FAS (Free Alongside Ship): The seller delivers the goods alongside the vessel at the specified port. The buyer assumes responsibility for all costs and risks.
FOB (Free On Board): The seller is responsible for loading the goods onto the vessel at the specified port, after which the buyer assumes responsibility for all costs and risks.
CFR (Cost and Freight): The seller arranges and pays for transportation to the specified destination port, but does not cover insurance. The buyer assumes risk once the goods are loaded onto the vessel.
CIF (Cost, Insurance, and Freight): Similar to CFR, with the addition of the seller providing insurance for the goods during transit.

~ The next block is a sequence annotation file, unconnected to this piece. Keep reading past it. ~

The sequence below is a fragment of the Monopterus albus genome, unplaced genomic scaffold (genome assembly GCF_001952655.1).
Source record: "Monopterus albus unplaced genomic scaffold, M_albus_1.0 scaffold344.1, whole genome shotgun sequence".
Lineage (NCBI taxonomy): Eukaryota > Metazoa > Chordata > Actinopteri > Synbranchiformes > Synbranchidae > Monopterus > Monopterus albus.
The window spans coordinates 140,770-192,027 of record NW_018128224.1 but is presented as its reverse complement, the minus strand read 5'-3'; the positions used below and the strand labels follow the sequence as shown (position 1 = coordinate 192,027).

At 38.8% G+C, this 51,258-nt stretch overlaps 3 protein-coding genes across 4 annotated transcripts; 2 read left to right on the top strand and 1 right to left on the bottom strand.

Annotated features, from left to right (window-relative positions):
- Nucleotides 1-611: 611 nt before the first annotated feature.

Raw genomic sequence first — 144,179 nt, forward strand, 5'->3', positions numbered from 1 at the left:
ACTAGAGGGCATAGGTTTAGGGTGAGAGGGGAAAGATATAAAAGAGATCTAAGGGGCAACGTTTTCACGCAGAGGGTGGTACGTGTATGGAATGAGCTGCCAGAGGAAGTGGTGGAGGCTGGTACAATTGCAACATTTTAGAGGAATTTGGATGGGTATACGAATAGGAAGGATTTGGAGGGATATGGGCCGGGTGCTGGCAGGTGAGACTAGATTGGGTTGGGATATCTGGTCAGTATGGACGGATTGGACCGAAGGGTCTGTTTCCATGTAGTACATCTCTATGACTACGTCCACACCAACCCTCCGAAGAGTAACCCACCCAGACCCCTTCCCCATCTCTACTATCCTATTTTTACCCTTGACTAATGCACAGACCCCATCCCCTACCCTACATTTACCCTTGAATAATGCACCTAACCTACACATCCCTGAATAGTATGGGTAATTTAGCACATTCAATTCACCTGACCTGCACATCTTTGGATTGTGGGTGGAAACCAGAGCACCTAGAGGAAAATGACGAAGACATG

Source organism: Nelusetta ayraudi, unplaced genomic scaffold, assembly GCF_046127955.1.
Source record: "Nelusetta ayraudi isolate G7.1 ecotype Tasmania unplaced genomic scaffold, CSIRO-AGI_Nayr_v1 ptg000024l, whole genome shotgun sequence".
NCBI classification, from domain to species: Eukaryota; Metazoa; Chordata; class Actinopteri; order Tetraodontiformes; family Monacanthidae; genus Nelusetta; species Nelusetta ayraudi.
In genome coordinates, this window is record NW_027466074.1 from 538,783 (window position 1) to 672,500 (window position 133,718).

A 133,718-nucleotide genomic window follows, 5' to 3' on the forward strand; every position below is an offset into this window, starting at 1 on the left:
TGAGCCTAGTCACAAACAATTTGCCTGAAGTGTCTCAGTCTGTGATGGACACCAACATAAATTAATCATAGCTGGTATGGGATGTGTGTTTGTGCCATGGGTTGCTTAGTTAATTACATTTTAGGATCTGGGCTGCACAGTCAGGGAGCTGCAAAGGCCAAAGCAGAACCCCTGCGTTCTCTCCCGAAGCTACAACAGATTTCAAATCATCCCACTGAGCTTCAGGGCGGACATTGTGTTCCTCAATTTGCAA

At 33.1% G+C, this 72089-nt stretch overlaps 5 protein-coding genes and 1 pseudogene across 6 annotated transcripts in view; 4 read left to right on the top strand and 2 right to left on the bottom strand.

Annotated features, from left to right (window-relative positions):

Understanding the Key Elements of Incoterms
Delivery point: The delivery point is the location where the seller must deliver the goods to the buyer or their designated carrier. It is essential to define this point precisely. It determines when the risk and responsibility for the transfer of the goods from the seller to the buyer.
Transfer of risk: Incoterms define the point at which the risk of loss or damage to the goods transfers from the seller to the buyer. This point may differ from the delivery point and is critical in determining which party is responsible for insuring the goods during transit.
Division of transportation costs: Each Incoterm allocates transportation costs, such as freight charges, insurance, and customs duties, between the buyer and the seller. This clear division of costs helps prevent disputes and misunderstandings.